On January 16 1993, Madonna was musical guest on NBC-TV’s Saturday Night Live, performing Fever and Bad Girl. She also appeared in the show’s opening skit – a humorous homage to Marilyn Monroe – alongside comedians Phil Hartman and Jan Hooks.
Perhaps a little too into character or, more likely, a little too nervous – she managed to flub the show’s signature intro tag line during the live broadcast, with the mistake being subsequently edited out of all repeated airings of the episode.
Fortunately any nervous energy quickly dissipated once Madonna took to the musical stage, where she delivered a stunningly confident and nuanced vocal performance backed by an equally impressive new band (which included several members that would be recruited for her Girlie Show tour later in the year). It was Madonna’s only live performance of Bad Girl to date, and despite many appearances on SNL, her only inclusion as featured musical guest.
The episode was hosted by Harvey Keitel, who was only weeks away from working with Madonna again in the film Dangerous Game (then known as Snake Eyes) which began shooting in February.
Would you like to see Madonna return to SNL as musical guest?
On November 19 1993, the movie Dangerous Game premiered in New York City. Madonna shared top-billing with co-stars Harvey Keitel & James Russo in director Abel Ferrara’s gritty and experimental film about film-making. It was one of the first productions by Maverick Pictures, the film arm of Madonna’s multimedia company that was born in partnership with Warner Bros. the previous year. In some countries, the film was released under its original title, Snake Eyes, which could not be used in the U.S. due to a previous trademark on the name.
Given Maverick’s production involvement, it is perhaps unsurprising that the film’s credits include some names that should be familiar to many Madonna fans:
- Madonna’s longtime manager and founding partner in Maverick, Freddy DeMann, as executive producer
- Madonna’s assistant at the time, Missy Coggiola
- her frequent costume designer, Marlene Stewart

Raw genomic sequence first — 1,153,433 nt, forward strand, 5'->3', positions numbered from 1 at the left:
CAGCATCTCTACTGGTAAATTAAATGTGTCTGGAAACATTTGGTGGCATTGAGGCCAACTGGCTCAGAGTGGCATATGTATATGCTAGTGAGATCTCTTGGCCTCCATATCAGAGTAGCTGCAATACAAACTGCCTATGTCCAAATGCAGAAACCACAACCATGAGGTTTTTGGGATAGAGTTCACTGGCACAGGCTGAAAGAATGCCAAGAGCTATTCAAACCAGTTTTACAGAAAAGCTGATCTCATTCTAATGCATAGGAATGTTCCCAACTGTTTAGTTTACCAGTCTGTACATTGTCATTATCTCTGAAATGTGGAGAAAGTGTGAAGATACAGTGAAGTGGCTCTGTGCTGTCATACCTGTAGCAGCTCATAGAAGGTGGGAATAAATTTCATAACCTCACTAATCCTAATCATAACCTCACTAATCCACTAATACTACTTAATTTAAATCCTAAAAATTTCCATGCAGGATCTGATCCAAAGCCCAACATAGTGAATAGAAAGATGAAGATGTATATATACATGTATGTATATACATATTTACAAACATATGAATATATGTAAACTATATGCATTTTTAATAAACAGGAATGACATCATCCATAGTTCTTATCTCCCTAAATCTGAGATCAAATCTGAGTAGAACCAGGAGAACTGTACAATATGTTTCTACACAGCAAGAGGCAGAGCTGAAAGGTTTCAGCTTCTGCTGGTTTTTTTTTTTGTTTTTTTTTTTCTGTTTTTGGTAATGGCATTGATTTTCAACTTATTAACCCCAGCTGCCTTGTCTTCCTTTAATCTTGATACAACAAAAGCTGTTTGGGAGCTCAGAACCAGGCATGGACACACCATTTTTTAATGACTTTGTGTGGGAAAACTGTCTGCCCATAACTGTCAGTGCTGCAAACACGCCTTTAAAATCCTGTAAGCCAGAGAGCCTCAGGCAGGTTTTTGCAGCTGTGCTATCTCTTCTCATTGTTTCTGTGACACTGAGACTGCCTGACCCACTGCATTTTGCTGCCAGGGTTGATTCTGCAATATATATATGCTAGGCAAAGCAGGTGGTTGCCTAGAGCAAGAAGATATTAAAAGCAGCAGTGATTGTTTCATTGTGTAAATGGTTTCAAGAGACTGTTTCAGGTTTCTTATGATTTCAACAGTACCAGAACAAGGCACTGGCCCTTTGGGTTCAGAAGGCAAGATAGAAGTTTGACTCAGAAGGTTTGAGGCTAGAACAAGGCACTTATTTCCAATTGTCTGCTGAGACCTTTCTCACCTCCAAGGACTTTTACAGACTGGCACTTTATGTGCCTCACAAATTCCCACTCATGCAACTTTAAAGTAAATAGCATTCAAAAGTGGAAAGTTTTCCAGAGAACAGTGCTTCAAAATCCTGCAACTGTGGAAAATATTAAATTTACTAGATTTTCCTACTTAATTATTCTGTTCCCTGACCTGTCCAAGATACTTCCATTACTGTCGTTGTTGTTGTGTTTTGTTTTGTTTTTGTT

- her stylist, Hiram Ortiz–who not only styled her for the film but also appears as her stylist onscreen
- Madonna’s then-future manager, now the late Caresse Henry–at the time an assistant to DeMann
- songs by Maverick-signed music groups Proper Grounds & UNV
- Madonna’s eldest brother, Anthony Ciccone, as locations production assistant
Unhappy with Ferrara’s final cut of the film–which was reported to have been drastically altered from the movie that had been pitched to the actors–Madonna did not attend the premiere and, in Ferrara’s view, killed the movie’s shot at achieving wider distribution after badmouthing it in the press. Ironically, Ferrara noted, the reviews of Madonna’s strong performance in the film (which was certainly more natural, raw & vulnerable than any of her previous big-screen appearances) are among the best she had received as an actress at the time.
(Note: the clips used in the short preview above are from a low-resolution, compressed rip from DVD and do not represent the superior quality of the new high definition Blu-ray edition of the film.)
On September 9 1993, Dangerous Game (starring Madonna, Harvey Keitel and James Russo) premiered at the 50th annual Venice Film Festival in Venice, Italy.
The director, Abel Ferrara had this about the film:
It was just another one of our films that never came out. But on that one, the audience didn’t really like the film. Madonna killed it. The first impression people get on a movie is the one that never gets out of their mind. So after Madonna got so trashed for doing Body of Evidence, she thought she was going to beat the critics to the punch and badmouth the film. And she actually got good reviews. She never got a good review from the Voice or The New York Times in her life, but she got good reviews for this movie, which she came out and trashed. I’ll never forgive her for it.